Sky TV says the sale of its outside-broadcast unit to NEP will save it $50 million in capital expenditure over the next five years.
The pay-TV broadcaster did not disclose the amount of the sale. Around 38 staff will move across to the new owner.
Sky also confirmed its revised guidance for its financial year ending June 30.
In March, the company cancelled its earlier forecast for June-year revenue of $750m to $770m and earnings before interest, tax, depreciation and amortisation between $170m and $190m.
On May 22, it said it now expected revenue of $730m to $750m and ebitda of $155m to $175m in the year ended June 30. For the following year, revenue could fall to $610m to $640m and earnings to $100m to $130m. In a statement to the NZX this morning, Sky confirmed its FY2020 results will fall within those ranges.
Sky also said that a $200m banking facility that had been due to expire shortly has now been extended to July 2023.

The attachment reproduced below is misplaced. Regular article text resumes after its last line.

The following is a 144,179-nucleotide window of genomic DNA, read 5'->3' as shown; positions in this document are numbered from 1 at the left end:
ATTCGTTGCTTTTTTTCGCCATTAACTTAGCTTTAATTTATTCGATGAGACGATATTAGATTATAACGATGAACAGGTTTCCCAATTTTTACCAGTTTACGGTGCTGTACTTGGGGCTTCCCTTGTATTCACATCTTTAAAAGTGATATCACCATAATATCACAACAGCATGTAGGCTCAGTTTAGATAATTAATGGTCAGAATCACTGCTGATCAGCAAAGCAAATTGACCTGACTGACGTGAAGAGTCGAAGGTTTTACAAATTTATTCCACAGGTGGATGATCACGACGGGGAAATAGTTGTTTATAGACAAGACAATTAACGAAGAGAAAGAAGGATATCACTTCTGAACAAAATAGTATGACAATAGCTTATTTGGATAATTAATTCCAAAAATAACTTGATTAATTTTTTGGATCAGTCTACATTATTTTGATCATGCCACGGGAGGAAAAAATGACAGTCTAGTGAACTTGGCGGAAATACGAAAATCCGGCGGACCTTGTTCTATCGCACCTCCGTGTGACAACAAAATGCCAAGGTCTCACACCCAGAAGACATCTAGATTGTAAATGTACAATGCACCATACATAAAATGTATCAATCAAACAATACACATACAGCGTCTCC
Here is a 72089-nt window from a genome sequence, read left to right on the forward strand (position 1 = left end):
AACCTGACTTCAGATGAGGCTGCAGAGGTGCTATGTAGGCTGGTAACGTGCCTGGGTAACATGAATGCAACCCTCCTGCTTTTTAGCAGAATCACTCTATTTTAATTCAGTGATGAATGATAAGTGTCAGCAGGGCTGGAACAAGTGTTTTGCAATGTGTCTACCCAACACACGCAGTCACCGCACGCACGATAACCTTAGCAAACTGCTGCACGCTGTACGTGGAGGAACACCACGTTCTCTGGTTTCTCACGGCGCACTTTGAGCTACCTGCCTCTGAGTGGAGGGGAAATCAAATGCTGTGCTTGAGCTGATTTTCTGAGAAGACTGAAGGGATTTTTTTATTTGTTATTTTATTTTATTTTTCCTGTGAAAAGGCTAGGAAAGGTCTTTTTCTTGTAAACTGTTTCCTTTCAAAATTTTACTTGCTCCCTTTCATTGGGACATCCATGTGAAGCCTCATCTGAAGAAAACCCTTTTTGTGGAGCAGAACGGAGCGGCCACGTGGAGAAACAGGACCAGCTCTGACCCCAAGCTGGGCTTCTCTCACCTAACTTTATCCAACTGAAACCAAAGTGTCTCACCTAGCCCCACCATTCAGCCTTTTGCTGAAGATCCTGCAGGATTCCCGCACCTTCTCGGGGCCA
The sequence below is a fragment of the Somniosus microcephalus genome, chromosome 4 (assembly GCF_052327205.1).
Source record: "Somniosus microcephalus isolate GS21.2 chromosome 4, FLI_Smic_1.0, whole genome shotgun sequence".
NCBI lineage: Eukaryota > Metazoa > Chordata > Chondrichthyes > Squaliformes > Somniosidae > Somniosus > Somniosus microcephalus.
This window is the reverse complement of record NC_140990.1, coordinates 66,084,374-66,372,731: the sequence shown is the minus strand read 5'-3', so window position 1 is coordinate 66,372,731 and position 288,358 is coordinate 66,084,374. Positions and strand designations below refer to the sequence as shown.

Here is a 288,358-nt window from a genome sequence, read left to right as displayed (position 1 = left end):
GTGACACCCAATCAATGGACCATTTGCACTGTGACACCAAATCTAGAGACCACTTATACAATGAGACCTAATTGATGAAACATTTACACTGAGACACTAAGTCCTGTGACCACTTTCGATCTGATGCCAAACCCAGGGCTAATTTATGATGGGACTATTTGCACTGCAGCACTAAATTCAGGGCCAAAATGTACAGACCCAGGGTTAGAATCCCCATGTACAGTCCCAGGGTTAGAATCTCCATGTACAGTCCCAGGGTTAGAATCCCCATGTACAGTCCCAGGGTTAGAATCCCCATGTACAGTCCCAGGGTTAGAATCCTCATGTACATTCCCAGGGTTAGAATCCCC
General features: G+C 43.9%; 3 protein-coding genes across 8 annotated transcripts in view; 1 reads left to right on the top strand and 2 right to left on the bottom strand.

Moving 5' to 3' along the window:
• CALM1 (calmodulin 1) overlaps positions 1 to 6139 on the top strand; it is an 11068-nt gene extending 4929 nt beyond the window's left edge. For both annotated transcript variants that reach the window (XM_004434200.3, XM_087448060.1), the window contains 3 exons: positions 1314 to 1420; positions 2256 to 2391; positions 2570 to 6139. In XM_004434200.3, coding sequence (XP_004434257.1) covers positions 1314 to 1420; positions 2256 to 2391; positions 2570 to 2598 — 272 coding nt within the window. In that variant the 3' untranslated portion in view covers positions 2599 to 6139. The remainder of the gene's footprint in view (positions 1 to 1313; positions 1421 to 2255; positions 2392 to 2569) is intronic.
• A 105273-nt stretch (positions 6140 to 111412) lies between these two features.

It also said funds from its recent $157m capital raise had been used to pay down all bank debt and that as of today it holds $118m cash.
Sky will deliver its full result on September 10.
Seismic shift in the OB landscape
The NEP deal was first-flagged in December, and confirmed this morning before the market opened.
Sky bought Outside Broadcasting - at the time, NZ's only substantial OB operation - for $13m in 2010.
At the time, the deal was seen as a masterstroke. And for years, Sky's near-monopoly on OB infrastructure and staff did help it keep its hold on A-list sports. No one else had the gear and skills to shoot games.
But in 2018, multinational outside-broadcast player NEP set up shop in New Zealand.
Shortly after, it announced a partnership with Spark Sport to shoot hockey games. Spark has also drafted in British OB player Whisper to produce domestic cricket.
With outside-broadcast capability no longer serving as a moat to fend off competition, Sky TV's OB unit became a drag on its books. New chief executive Martin Stewart said it would be more efficient to farm it out.
Sky and NEP have inked a 10-year partnership deal, and Sky says 38 people or "the majority" of its outside-broadcast staff will move across to the multinational.
Sky shares were down 7.1 per cent to 13c in mid-morning trading, outpacing the broader market's 2.2 per cent fall.
The stock is down 78.36 per cent for the year.